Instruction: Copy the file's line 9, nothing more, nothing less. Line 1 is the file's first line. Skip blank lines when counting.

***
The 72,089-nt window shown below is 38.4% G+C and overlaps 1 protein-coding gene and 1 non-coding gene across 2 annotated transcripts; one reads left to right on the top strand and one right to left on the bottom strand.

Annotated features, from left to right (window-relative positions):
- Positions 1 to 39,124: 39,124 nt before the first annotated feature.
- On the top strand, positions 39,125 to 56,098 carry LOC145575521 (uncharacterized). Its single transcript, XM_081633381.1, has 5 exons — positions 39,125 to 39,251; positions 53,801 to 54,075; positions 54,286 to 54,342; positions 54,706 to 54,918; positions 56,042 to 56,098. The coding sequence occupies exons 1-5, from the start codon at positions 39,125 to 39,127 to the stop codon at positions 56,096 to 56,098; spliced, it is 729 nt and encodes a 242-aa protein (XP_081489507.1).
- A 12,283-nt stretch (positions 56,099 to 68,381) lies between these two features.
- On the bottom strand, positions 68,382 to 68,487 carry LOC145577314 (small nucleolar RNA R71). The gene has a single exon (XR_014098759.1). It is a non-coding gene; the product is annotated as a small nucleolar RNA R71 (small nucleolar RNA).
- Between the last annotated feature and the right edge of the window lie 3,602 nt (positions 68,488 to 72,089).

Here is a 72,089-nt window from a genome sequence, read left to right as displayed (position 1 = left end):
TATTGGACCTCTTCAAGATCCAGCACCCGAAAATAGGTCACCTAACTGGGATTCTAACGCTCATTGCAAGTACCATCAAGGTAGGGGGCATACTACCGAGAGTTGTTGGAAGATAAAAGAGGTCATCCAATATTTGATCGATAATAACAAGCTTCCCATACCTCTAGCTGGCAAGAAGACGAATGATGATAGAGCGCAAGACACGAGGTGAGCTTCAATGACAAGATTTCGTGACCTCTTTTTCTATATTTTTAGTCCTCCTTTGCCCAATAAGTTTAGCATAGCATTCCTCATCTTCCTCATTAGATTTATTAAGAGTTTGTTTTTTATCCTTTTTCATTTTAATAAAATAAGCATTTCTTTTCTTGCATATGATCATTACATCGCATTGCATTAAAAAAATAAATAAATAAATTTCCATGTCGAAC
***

TATTGGACCTCTTCAAGATCCAGCACCCGAAAATAGGTCACCTAACTGGGATTCTAACGCTCATTGCAAGTACCATCAAGGTAGGGGGCATACTACCGAGAGTTGTTGGAAGATAAAAGAGGTCATCCAATATTTGATCGATAATAACAAGCTTCCCATACCTCTAGCTGGCAAGAAGACGAATGATGATAGAGCGCAAGACACGAGGTGAGCTTCAATGACAAGATTTCGTGACCTCTTTTTCTATATTTTTAGTCCTCCTTTGCCCAATAAGTTTAGCATAGCATTCCTCATCTTCCTCATTAGATTTATTAAGAGTTTGTTTTTTATCCTTTTTCATTTTAATAAAATAAGCATTTCTTTTCTTGCATATGATCATTACATCGCATTGCATTAAAAAAATAAATAAATAAATTTCCATGTCGAAC